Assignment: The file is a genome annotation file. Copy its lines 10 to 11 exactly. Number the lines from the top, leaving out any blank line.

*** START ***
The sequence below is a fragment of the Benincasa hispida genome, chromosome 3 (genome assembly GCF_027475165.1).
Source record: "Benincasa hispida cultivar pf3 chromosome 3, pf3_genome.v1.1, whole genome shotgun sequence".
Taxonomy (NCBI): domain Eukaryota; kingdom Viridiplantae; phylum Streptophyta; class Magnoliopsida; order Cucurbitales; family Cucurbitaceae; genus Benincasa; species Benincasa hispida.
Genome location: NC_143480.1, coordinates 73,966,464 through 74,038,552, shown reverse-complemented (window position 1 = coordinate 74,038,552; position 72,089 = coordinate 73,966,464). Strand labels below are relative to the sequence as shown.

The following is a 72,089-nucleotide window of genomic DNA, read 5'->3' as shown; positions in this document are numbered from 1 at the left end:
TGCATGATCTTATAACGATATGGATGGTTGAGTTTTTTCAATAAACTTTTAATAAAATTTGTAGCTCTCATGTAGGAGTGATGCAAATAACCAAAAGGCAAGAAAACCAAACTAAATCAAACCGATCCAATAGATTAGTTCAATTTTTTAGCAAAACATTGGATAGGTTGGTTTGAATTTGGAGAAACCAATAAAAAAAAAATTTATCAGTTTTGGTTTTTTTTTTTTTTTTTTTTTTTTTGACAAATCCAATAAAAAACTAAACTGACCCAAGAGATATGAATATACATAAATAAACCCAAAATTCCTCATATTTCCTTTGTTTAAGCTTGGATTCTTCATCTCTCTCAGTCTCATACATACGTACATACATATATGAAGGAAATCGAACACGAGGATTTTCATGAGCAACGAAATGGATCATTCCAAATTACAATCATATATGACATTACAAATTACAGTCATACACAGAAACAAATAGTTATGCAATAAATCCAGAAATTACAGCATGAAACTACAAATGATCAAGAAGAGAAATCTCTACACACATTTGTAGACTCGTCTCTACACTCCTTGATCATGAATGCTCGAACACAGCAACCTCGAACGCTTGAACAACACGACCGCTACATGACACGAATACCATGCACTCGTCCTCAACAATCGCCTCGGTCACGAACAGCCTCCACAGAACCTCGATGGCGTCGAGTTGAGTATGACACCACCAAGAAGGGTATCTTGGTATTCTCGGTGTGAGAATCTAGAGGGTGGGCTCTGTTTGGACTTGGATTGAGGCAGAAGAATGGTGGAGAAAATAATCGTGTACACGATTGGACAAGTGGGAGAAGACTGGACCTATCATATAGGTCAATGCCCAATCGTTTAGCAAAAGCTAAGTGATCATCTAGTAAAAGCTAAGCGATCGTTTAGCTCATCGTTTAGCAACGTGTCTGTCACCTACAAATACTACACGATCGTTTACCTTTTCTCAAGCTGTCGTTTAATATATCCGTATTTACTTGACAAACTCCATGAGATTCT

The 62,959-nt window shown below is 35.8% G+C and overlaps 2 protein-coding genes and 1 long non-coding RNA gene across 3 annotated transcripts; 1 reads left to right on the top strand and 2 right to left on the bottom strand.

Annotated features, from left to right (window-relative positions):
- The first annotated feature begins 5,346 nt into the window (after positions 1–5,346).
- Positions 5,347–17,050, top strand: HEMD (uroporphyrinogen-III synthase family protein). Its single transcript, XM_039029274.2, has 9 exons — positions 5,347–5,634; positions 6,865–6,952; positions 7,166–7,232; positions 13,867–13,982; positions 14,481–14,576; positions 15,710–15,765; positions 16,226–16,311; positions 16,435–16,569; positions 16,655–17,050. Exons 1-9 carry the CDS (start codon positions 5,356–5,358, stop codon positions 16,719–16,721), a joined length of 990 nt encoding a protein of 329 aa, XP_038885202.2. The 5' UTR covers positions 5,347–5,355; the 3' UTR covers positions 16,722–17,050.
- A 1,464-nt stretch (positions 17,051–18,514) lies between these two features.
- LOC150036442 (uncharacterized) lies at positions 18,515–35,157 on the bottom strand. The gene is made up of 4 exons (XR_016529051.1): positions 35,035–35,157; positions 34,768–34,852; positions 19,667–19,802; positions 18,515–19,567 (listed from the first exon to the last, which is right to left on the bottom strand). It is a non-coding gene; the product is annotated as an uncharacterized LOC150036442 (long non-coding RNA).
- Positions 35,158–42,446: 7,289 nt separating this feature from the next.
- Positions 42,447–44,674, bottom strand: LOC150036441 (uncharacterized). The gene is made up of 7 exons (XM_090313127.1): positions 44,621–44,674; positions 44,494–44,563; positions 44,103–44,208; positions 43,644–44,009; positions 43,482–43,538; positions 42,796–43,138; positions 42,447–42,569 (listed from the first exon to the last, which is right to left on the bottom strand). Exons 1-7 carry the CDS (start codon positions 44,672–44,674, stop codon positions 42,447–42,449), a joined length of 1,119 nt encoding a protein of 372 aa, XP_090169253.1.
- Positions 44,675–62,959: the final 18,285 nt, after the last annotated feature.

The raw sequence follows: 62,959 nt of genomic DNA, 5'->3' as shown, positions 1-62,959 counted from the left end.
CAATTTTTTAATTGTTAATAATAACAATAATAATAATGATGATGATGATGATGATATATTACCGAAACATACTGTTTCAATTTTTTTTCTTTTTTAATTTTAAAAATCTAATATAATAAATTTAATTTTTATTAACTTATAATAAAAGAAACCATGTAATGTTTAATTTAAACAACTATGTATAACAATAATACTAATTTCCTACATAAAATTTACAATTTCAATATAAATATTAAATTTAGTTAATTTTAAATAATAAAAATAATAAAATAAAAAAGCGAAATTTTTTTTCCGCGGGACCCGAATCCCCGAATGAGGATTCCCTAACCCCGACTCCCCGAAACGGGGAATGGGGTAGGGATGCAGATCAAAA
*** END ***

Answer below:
- Positions 5,347–17,050, top strand: HEMD (uroporphyrinogen-III synthase family protein). Its single transcript, XM_039029274.2, has 9 exons — positions 5,347–5,634; positions 6,865–6,952; positions 7,166–7,232; positions 13,867–13,982; positions 14,481–14,576; positions 15,710–15,765; positions 16,226–16,311; positions 16,435–16,569; positions 16,655–17,050. Exons 1-9 carry the CDS (start codon positions 5,356–5,358, stop codon positions 16,719–16,721), a joined length of 990 nt encoding a protein of 329 aa, XP_038885202.2. The 5' UTR covers positions 5,347–5,355; the 3' UTR covers positions 16,722–17,050.
- A 1,464-nt stretch (positions 17,051–18,514) lies between these two features.